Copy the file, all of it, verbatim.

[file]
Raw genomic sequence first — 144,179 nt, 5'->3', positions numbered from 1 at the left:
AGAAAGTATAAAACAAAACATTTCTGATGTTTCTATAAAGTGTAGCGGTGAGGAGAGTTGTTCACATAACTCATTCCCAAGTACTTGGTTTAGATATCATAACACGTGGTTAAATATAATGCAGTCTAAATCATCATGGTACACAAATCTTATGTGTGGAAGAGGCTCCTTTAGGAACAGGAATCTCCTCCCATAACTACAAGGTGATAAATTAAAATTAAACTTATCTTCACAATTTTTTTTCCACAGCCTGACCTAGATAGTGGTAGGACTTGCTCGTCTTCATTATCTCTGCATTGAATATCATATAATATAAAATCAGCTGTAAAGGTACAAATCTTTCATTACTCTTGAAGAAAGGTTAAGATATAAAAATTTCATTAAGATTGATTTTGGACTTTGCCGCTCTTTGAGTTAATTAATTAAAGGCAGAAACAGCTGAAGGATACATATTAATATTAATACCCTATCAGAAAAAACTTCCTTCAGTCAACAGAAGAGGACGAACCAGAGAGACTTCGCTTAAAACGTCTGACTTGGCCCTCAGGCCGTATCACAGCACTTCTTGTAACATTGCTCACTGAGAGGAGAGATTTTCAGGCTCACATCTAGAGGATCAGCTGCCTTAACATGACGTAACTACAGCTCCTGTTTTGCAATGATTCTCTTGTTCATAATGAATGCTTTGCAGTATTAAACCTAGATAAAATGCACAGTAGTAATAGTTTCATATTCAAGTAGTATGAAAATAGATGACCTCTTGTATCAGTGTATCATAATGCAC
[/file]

Raw genomic sequence first — 144,179 nt, 5'->3', positions numbered from 1 at the left:
AGAAAGTATAAAACAAAACATTTCTGATGTTTCTATAAAGTGTAGCGGTGAGGAGAGTTGTTCACATAACTCATTCCCAAGTACTTGGTTTAGATATCATAACACGTGGTTAAATATAATGCAGTCTAAATCATCATGGTACACAAATCTTATGTGTGGAAGAGGCTCCTTTAGGAACAGGAATCTCCTCCCATAACTACAAGGTGATAAATTAAAATTAAACTTATCTTCACAATTTTTTTTCCACAGCCTGACCTAGATAGTGGTAGGACTTGCTCGTCTTCATTATCTCTGCATTGAATATCATATAATATAAAATCAGCTGTAAAGGTACAAATCTTTCATTACTCTTGAAGAAAGGTTAAGATATAAAAATTTCATTAAGATTGATTTTGGACTTTGCCGCTCTTTGAGTTAATTAATTAAAGGCAGAAACAGCTGAAGGATACATATTAATATTAATACCCTATCAGAAAAAACTTCCTTCAGTCAACAGAAGAGGACGAACCAGAGAGACTTCGCTTAAAACGTCTGACTTGGCCCTCAGGCCGTATCACAGCACTTCTTGTAACATTGCTCACTGAGAGGAGAGATTTTCAGGCTCACATCTAGAGGATCAGCTGCCTTAACATGACGTAACTACAGCTCCTGTTTTGCAATGATTCTCTTGTTCATAATGAATGCTTTGCAGTATTAAACCTAGATAAAATGCACAGTAGTAATAGTTTCATATTCAAGTAGTATGAAAATAGATGACCTCTTGTATCAGTGTATCATAATGCAC